(1) The voting records of all incumbent members of the legislative body who represent the region where the exempt organization works should be included and fairly described;

(2) the voting report should not identify legislators as candidates for re-election;

(3) no comment should be made on an individuals overall qualifications for office;

(4) no statements should be expressly or impliedly made endorsing or rejecting any incumbent as a candidate for public office;

(5) the voting report should not be linked to any election campaign, i.e., by widely distributing the voting report on the eve of an election; and

(6) the voting report should cover a broad range of issues and not target issues that track the organizations known "agenda."

IRS Revenue Rulings 78-248; 80-282.

The voter guides provided by the Christian Coalition in 1999-2000 fully satisfy all of these criteria. Therefore a church should not run afoul of the IRCs candidate campaign ban when it distributes the guides.


The "Project Freedom" letter did not discuss the interaction of tax exempt churches with legislative proposals, but a few church leaders have expressed concern that they may lose their tax exemption if they speak out on legislative issues. This is particularly important in California, where some churches have been asked to distribute flyers supporting Proposition 22.

Proposition 22 concerns a "defense of marriage" act that simply states "[o]nly marriage between a man and a woman is valid or recognized in California." That short statement reflects two centuries of American legislation and jurisprudence, and several thousand years of Judeo-Christian theology. California churches are keenly interested in this ballot initiative that implicates myriad religious doctrines and values, and rightfully so.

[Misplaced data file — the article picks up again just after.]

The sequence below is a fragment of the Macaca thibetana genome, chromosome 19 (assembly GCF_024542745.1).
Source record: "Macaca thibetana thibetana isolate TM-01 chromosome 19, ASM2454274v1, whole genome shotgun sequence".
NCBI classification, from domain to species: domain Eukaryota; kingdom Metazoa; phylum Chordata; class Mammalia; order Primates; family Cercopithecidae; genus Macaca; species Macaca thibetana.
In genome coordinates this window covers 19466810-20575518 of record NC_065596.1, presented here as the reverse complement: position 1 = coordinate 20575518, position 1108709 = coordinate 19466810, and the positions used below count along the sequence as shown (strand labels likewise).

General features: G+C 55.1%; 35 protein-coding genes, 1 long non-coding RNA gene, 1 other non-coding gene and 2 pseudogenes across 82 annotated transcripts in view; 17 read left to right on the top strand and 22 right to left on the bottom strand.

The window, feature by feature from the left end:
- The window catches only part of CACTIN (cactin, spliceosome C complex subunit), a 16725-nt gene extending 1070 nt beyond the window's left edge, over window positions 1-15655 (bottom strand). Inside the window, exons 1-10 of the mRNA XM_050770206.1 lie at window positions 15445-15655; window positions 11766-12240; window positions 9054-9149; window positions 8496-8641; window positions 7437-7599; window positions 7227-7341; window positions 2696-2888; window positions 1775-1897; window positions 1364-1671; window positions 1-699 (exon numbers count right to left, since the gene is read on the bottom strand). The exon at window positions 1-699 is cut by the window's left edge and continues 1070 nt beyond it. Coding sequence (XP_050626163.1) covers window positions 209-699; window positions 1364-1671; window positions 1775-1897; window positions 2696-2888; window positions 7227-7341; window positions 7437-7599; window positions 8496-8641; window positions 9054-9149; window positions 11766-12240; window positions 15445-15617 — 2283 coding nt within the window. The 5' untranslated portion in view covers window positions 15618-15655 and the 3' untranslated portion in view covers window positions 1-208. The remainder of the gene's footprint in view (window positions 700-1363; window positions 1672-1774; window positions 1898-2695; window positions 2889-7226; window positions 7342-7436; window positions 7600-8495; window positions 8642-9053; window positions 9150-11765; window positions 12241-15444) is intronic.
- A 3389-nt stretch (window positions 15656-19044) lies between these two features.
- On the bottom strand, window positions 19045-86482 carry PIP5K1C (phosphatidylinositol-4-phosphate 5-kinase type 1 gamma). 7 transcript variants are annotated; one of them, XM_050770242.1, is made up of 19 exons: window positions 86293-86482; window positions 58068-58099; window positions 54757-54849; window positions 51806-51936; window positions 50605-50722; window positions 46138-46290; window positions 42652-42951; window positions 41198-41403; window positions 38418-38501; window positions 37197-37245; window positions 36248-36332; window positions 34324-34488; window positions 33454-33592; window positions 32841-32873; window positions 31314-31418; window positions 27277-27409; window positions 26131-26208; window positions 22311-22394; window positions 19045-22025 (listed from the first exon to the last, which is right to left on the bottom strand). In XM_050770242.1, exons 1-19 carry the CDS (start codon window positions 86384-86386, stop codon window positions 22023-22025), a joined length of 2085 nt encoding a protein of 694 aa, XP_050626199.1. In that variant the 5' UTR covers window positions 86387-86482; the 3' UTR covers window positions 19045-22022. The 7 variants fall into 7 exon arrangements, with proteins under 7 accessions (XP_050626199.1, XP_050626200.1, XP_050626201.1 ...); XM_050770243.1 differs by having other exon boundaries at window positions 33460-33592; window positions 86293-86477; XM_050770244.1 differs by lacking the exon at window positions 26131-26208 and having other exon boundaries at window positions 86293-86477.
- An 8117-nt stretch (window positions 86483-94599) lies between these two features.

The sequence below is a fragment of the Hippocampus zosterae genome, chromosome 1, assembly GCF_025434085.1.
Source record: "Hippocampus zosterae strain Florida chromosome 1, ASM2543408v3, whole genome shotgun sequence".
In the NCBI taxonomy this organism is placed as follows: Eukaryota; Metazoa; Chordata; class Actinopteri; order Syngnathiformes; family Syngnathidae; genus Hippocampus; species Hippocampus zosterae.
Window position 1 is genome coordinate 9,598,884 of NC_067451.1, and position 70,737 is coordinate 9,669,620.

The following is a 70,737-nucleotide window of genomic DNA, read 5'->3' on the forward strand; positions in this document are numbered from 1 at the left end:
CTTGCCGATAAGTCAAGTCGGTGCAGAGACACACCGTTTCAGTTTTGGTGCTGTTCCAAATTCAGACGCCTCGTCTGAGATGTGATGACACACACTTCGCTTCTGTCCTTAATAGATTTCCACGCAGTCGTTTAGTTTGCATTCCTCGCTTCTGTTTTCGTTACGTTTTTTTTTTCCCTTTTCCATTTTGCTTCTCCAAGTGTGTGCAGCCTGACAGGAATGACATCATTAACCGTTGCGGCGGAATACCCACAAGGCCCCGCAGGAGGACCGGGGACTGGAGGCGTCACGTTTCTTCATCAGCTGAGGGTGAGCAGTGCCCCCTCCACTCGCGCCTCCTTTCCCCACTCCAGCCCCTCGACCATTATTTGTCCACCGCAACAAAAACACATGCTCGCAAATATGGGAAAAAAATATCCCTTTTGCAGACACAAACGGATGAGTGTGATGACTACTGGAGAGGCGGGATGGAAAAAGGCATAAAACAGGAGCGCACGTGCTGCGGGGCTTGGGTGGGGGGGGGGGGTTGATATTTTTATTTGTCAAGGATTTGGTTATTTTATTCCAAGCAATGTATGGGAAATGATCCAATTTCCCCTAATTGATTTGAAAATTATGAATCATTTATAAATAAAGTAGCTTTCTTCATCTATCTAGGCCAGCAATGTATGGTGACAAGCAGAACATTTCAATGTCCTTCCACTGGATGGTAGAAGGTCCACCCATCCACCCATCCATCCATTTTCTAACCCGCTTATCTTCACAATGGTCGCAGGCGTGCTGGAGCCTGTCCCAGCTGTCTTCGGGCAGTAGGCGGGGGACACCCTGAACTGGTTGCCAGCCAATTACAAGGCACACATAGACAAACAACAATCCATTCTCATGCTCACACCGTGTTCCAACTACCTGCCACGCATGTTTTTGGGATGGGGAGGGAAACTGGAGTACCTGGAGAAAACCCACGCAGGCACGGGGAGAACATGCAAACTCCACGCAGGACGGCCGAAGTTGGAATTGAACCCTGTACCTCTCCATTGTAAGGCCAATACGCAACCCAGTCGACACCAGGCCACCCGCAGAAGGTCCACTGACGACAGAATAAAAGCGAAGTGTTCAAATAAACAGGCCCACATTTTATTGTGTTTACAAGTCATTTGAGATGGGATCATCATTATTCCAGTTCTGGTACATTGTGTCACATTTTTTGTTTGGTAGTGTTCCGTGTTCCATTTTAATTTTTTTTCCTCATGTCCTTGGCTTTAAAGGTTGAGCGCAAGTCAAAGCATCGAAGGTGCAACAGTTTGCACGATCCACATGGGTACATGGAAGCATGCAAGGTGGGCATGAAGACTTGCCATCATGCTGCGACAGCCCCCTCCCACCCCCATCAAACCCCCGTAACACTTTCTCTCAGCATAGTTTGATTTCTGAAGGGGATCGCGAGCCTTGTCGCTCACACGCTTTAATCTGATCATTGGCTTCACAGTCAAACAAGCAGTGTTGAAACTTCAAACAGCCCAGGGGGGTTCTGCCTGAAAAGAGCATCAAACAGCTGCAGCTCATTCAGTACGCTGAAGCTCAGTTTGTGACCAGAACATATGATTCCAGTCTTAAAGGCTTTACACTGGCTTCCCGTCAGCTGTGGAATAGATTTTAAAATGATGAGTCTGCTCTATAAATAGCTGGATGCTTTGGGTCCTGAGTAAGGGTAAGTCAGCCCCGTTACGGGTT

The courts understand such interest by religious persons, and recognize that religion is not confined to purely private practices within the cloisters of a church:

Religion includes a way of life as well as beliefs upon the nature of the world and the admonitions to be "Doers of the word and not hearers only" (James 1:22) and "Go ye therefore, and teach all nations, . . ." (Matthew 28:19) are as old as the Christian Church. The step from acceptance by the believer to his seeking to influence others in the same direction is a perfectly natural one, and is found in countless religious groups.

Girard Trust Co. v. Commr, 122 F.2d 108, 110 (3d Cir. 1941) (emphasis added; omission in original). As the Supreme Court put it:

Adherents of particular faiths and individual churches frequently take strong positions on public issues including, . . . vigorous advocacy of legal or constitutional positions. Of course, churches as much as secular bodies, and private citizens have that [constitutional] right.

Walz v. Tax Commn, 397 U.S. 664, 670 (1969).

Fortunately, churches may express their position on Proposition 22 without risking their tax exempt status, so long as they do not devote a "substantial part" of their organizational efforts to such ends. In relevant part, the IRC limits the tax exemption available under S 501(c)(3) to those organizations which are

organized and operated exclusively for religious, charitable, scientific, testing for public safety, literary, or educational purposes . . . no part of the net earnings of which inures to the benefit of any private shareholder or individual, no substantial part of the activities of which is carrying on propaganda, or otherwise attempting, to influence legislation (except as otherwise provided in subsection (h)), and which does not participate in, or intervene in (including the publishing or distributing of statements), any political campaign on behalf of (or in opposition to) any candidate for public office.

I.R.C. 501(c)(3)